Read the State Legislative Tracker. New edition available now!

Raven v. Deukmejian

From Ballotpedia
Jump to: navigation, search
Ballot law
BallotLaw final.png
State laws
Initiative law
Recall law
Statutory changes
Court cases
Lawsuit news
Ballot access rulings
Recent court cases
Petitioner access
Ballot title challenges
Superseding initiatives
Signature challenges
Laws governing
local ballot measures
Raven v. Deukmejian is a 1990 ruling of the California Supreme Court. At issue was a proposed, initiated, amendment to the California Constitution called the "Crime Victims Justice Reform Act" which was intended to limit the rights of criminal defendants to those guaranteed by the federal constitution.

The proposed measure contained a section that provided that certain criminal law rights "shall be construed by the courts of [California] in a manner consistent with the Constitution of the United States" and that the state constitution "shall not be construed to afford greater rights" than those afforded by the federal constitution.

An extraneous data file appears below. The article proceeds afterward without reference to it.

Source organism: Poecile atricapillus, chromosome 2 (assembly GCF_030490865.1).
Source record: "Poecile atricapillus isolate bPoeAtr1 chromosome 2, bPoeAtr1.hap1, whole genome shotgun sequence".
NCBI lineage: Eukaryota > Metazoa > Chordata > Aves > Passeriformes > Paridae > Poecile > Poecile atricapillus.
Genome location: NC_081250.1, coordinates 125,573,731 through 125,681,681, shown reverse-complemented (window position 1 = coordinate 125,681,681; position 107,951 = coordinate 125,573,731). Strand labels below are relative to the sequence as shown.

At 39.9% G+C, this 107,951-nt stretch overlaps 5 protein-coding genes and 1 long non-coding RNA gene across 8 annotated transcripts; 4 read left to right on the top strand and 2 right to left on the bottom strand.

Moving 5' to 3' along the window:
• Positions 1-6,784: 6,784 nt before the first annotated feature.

The court determined that the proposal "would have fundamentally changed and subordinated the constitutional role assumed by the judiciary in the governmental process." In other words, the amendment would affect a core function of one of the three branches of government.

The court, noting this, decided to order the amendment not to appear on the ballot because it would have amounted to a "revision" of the constitution, not an amendment.